CBRE has released a report that outlines Hurricane Irma’s impact on major commercial real estate asset classes in Florida. Here is its evaluation of areas of impact:
• Florida’s strengthening of its building codes in the wake of Hurricane Andrew’s damage in 1992 has made many buildings there capable of withstanding Category 5 winds.
• Improvements to flood-drainage standards helped to expel water from areas such as Miami’s Brickell CBD.
• Top office owners report that major Florida markets experienced only minimal building damage.
• CBRE’s Asset Services division reports that 95 percent of the 240 Florida office buildings it manages returned to service 48 hours after the storm, following power restoration and minor damage repair.
• The remaining 5 percent was operational within 72 hours of the storm.
• There was little to no damage to major industrial portfolios, based on assessments by CBRE and major REITs.
• All major ports reopened within two days of the storm.
• Availability of industrial space is expected to shrink as building-supply companies and relief agencies get established.
• Food and gas sales are expected to see dramatic increases over next two months. A short-term boost also is expected for big-box stores, home goods, building supply, discount and sporting goods retailers.
• Damage to retail real estate was minor – felled trees, damaged signs, minor leakage – for areas other than Florida Keys and Jacksonville’s San Marco neighborhood.
• Apartment demand is expected to increase significantly, given that most damage from Irma was to single-family residential neighborhoods.
• Increased demand and construction-completion delays are likely to keep rent growth positive in Florida’s major markets.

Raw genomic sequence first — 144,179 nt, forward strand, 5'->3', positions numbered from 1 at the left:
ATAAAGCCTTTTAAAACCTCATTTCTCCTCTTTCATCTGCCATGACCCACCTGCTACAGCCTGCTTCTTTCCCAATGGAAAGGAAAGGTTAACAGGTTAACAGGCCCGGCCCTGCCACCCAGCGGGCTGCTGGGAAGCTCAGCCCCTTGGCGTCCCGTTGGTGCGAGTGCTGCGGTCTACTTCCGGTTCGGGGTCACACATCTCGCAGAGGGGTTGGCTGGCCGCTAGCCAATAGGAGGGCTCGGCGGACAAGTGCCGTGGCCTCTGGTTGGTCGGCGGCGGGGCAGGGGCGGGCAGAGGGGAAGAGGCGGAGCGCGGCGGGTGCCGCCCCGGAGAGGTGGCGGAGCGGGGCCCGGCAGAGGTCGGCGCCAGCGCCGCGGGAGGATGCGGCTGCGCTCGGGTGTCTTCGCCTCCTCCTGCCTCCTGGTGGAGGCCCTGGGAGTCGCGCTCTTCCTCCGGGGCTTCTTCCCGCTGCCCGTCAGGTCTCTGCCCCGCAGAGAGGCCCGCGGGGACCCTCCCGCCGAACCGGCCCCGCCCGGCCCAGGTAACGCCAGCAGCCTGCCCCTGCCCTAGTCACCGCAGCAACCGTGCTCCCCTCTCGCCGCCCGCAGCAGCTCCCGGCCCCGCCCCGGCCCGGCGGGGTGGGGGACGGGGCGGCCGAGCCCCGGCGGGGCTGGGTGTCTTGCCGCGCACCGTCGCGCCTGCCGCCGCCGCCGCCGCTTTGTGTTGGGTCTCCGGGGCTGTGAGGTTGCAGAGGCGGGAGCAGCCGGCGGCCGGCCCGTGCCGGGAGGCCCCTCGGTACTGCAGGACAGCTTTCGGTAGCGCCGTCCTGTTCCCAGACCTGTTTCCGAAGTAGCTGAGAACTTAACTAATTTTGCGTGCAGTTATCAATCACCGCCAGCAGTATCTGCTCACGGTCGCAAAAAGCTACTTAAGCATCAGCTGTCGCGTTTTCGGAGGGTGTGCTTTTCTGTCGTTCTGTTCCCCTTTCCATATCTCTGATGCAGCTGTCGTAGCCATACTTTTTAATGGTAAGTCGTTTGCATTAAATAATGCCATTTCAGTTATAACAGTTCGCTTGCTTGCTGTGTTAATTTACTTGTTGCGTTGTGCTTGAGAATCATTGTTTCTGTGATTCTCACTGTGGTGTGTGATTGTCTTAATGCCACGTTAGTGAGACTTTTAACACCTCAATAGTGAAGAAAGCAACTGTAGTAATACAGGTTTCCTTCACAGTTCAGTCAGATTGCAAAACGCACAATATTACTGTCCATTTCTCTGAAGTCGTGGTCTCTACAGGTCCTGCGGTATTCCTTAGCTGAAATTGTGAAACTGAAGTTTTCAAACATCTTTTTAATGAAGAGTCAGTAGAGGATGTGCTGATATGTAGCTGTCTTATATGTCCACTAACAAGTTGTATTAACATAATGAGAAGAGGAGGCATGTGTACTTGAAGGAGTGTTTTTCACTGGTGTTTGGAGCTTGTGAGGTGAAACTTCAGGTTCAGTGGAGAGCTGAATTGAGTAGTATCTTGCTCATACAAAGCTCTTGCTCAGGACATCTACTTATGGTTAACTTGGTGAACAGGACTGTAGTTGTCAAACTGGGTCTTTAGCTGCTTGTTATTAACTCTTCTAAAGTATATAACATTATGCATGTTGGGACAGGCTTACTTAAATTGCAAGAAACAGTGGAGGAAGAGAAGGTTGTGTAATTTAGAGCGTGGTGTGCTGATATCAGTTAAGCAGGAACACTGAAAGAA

• Hotels in Jacksonville, St. Petersburg, Tampa, Fort Myers and most of Miami have reopened to accept guests.
• Most hotels in Naples and Marco Island are temporarily closed while operators assess damage and make repairs. Officials hope to reopen hotels in the Florida Keys for the fall and winter seasons.
• In other comparable U.S. disasters, stricken metro areas saw an increase in hotel-room demand of 10 percent to 40 percent in the first month after the event and 15 percent over the four-month period afterward. Miami likely will see largest increase in demand.
CBRE Experts: Spencer Levy, Head of Research, The Americas
“Florida significantly strengthened its defenses after hits from past major hurricanes, and those improvements were instrumental in helping the state weather this potentially devastating storm,” Levy said. “As a result, damage to Florida commercial real estate is relatively minor outside of the Keys. Demand for apartments and industrial space are expected to increase as the recovery effort progresses. Hotels in all but the hardest-hit areas have reopened, and the remainder aim to return to service before year-end.
“Florida’s recovery effort will take time, and short-term disruptions are to be expected. But, overall, Florida’s resilient economy and globally renowned tourism industry will help the state recover strongly.”
To read the full report, click here.